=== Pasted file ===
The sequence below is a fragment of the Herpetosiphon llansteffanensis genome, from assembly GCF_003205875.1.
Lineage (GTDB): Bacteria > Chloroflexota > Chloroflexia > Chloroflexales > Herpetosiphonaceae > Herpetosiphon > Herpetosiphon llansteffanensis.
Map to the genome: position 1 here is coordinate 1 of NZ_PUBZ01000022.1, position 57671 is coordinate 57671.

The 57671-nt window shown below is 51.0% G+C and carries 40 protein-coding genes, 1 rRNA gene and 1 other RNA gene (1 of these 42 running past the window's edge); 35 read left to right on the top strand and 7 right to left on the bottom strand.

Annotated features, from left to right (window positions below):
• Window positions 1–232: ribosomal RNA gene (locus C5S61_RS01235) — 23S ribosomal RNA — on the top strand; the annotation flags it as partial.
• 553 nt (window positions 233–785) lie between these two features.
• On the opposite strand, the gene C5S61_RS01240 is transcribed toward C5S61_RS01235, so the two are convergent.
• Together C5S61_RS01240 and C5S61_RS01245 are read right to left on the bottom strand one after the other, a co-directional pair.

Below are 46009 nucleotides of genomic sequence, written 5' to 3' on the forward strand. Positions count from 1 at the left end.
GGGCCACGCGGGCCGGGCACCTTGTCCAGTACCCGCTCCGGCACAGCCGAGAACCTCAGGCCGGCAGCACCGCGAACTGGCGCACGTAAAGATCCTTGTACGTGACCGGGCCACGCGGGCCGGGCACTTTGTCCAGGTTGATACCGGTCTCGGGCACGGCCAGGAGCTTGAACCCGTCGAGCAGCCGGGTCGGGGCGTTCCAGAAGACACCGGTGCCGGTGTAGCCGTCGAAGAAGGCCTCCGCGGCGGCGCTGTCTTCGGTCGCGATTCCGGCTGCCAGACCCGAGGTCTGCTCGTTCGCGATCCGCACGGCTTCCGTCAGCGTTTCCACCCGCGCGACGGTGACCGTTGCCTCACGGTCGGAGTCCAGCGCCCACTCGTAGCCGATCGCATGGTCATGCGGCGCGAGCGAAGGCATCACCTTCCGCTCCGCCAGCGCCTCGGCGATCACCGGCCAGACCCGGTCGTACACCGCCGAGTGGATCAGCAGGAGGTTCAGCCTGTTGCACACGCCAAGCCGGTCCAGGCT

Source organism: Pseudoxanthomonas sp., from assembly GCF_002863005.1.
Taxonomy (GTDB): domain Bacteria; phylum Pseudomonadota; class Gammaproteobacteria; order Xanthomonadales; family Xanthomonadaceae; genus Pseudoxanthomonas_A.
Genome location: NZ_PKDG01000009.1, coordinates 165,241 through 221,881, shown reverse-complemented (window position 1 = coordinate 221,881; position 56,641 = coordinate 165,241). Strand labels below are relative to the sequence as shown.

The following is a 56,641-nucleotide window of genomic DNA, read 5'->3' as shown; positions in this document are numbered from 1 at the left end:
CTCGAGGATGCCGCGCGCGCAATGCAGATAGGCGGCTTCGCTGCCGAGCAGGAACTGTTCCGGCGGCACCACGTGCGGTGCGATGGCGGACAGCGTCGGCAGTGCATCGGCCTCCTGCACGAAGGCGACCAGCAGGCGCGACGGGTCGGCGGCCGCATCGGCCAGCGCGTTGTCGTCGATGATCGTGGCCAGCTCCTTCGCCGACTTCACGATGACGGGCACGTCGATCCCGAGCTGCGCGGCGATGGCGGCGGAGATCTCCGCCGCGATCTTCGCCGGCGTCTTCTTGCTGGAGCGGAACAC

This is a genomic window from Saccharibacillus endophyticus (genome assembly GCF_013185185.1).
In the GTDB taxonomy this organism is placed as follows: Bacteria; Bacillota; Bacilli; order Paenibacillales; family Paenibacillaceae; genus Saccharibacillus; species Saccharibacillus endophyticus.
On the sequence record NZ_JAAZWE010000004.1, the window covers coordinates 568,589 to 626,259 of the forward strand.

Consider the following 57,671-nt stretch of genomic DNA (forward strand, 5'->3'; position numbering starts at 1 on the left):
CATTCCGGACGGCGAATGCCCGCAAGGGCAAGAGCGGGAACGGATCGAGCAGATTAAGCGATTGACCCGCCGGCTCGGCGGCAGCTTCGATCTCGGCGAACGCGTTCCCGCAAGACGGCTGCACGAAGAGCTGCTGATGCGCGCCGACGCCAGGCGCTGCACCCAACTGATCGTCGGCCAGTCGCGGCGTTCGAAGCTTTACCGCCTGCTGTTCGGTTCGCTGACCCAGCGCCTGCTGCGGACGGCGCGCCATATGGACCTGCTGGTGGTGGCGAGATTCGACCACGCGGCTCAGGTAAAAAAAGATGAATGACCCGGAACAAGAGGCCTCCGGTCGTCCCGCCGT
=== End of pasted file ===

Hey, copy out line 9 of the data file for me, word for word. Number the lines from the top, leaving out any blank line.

• Together C5S61_RS01240 and C5S61_RS01245 are read right to left on the bottom strand one after the other, a co-directional pair.